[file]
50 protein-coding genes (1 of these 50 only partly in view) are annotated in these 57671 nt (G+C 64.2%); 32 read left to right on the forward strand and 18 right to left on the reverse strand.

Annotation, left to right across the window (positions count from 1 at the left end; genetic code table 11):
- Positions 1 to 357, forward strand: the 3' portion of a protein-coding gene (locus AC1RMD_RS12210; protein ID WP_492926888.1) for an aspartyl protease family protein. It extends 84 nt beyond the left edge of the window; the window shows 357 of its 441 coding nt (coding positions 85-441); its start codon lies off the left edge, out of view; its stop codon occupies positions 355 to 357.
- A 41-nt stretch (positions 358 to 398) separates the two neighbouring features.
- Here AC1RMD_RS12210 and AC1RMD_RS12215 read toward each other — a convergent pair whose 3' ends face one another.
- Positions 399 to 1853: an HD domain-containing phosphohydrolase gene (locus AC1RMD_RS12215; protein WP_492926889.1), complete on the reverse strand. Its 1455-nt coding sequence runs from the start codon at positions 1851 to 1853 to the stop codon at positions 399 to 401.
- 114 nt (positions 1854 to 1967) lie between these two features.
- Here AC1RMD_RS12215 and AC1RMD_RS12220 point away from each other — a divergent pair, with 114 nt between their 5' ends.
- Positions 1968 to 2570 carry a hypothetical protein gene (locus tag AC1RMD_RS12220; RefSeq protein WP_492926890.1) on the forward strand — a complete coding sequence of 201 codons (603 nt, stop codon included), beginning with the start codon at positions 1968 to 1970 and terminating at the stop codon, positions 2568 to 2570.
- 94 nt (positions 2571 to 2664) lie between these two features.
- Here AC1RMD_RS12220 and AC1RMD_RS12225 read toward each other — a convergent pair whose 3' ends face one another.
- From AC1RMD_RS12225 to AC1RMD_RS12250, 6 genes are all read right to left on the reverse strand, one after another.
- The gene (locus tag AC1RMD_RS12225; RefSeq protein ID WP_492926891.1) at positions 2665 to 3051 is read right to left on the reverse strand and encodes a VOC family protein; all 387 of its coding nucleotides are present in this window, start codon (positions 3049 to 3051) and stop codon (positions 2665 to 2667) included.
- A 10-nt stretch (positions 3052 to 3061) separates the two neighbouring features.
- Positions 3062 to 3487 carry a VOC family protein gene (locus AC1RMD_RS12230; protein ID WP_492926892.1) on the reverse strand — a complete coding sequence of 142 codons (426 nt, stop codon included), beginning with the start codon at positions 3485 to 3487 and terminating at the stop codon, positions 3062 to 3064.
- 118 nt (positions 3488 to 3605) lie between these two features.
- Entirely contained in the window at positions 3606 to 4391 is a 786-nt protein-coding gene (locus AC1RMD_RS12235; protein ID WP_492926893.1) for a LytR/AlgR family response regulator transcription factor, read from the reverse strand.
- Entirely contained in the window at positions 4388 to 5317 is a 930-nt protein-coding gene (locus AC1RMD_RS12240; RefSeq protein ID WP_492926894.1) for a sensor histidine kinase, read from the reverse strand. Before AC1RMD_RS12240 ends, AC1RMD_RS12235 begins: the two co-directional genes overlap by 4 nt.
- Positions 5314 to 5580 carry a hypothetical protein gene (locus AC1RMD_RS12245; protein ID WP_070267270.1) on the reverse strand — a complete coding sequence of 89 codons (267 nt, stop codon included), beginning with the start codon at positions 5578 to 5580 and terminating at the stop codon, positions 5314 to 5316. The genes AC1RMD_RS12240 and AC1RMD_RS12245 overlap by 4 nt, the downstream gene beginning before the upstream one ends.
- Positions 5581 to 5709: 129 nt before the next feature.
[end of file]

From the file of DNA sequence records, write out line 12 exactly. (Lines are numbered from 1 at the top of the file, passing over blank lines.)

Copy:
- From AC1RMD_RS12225 to AC1RMD_RS12250, 6 genes are all read right to left on the reverse strand, one after another.